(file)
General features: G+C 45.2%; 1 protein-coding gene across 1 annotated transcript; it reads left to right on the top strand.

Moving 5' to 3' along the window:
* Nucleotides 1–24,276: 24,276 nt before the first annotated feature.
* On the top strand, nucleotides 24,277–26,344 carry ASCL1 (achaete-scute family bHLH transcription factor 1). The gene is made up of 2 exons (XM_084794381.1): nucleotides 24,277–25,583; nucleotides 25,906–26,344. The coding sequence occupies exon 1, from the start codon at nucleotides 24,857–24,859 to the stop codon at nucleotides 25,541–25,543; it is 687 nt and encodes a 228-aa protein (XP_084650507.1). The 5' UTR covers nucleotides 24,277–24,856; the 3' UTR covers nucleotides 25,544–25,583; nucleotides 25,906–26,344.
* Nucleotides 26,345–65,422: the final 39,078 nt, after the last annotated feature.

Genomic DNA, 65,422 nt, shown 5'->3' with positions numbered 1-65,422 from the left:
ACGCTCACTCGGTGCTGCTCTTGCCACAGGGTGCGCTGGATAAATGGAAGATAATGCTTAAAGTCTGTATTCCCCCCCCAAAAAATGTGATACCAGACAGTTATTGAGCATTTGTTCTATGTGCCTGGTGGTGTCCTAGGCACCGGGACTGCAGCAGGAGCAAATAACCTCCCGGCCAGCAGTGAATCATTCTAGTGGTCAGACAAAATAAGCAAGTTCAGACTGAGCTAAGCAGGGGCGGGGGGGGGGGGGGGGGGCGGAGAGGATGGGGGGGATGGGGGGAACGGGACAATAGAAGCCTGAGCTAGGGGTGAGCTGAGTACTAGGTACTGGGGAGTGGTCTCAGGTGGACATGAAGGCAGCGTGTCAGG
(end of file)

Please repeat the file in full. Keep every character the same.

General features: G+C 45.2%; 1 protein-coding gene across 1 annotated transcript; it reads left to right on the top strand.

Moving 5' to 3' along the window:
* Nucleotides 1–24,276: 24,276 nt before the first annotated feature.
* On the top strand, nucleotides 24,277–26,344 carry ASCL1 (achaete-scute family bHLH transcription factor 1). The gene is made up of 2 exons (XM_084794381.1): nucleotides 24,277–25,583; nucleotides 25,906–26,344. The coding sequence occupies exon 1, from the start codon at nucleotides 24,857–24,859 to the stop codon at nucleotides 25,541–25,543; it is 687 nt and encodes a 228-aa protein (XP_084650507.1). The 5' UTR covers nucleotides 24,277–24,856; the 3' UTR covers nucleotides 25,544–25,583; nucleotides 25,906–26,344.
* Nucleotides 26,345–65,422: the final 39,078 nt, after the last annotated feature.

Genomic DNA, 65,422 nt, shown 5'->3' with positions numbered 1-65,422 from the left:
ACGCTCACTCGGTGCTGCTCTTGCCACAGGGTGCGCTGGATAAATGGAAGATAATGCTTAAAGTCTGTATTCCCCCCCCAAAAAATGTGATACCAGACAGTTATTGAGCATTTGTTCTATGTGCCTGGTGGTGTCCTAGGCACCGGGACTGCAGCAGGAGCAAATAACCTCCCGGCCAGCAGTGAATCATTCTAGTGGTCAGACAAAATAAGCAAGTTCAGACTGAGCTAAGCAGGGGCGGGGGGGGGGGGGGGGGGCGGAGAGGATGGGGGGGATGGGGGGAACGGGACAATAGAAGCCTGAGCTAGGGGTGAGCTGAGTACTAGGTACTGGGGAGTGGTCTCAGGTGGACATGAAGGCAGCGTGTCAGG